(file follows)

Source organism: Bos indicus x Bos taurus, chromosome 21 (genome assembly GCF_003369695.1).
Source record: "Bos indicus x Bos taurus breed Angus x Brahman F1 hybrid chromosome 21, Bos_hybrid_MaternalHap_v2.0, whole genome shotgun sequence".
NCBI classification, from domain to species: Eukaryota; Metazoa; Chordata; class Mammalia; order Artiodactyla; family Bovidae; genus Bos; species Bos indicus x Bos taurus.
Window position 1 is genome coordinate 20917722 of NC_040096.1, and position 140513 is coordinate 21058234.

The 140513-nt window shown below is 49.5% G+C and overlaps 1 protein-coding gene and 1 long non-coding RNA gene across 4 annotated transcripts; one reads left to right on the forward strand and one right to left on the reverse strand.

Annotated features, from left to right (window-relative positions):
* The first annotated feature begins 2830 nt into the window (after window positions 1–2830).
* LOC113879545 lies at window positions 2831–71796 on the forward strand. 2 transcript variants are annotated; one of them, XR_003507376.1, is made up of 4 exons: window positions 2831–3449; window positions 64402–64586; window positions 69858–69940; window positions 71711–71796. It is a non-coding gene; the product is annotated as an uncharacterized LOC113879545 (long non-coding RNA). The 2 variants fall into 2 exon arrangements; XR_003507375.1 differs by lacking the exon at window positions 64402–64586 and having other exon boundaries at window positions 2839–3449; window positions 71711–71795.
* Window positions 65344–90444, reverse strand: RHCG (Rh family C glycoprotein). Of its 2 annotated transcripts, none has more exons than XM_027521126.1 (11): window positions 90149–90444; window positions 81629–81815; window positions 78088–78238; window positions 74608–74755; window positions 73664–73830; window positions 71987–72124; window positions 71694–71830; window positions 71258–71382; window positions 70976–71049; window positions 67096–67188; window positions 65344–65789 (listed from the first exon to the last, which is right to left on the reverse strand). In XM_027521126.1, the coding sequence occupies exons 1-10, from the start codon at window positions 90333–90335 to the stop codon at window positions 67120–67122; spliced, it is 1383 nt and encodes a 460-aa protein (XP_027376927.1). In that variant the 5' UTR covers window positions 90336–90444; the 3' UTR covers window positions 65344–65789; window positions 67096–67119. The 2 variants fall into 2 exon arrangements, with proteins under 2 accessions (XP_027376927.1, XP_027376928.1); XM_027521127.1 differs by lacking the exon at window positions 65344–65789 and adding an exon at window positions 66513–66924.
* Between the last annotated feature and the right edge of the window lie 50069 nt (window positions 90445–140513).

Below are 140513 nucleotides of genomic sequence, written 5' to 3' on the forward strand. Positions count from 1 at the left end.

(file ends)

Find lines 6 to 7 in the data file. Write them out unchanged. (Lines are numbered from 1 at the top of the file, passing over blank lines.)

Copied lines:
Annotated features, from left to right (window-relative positions):
* The first annotated feature begins 2830 nt into the window (after window positions 1–2830).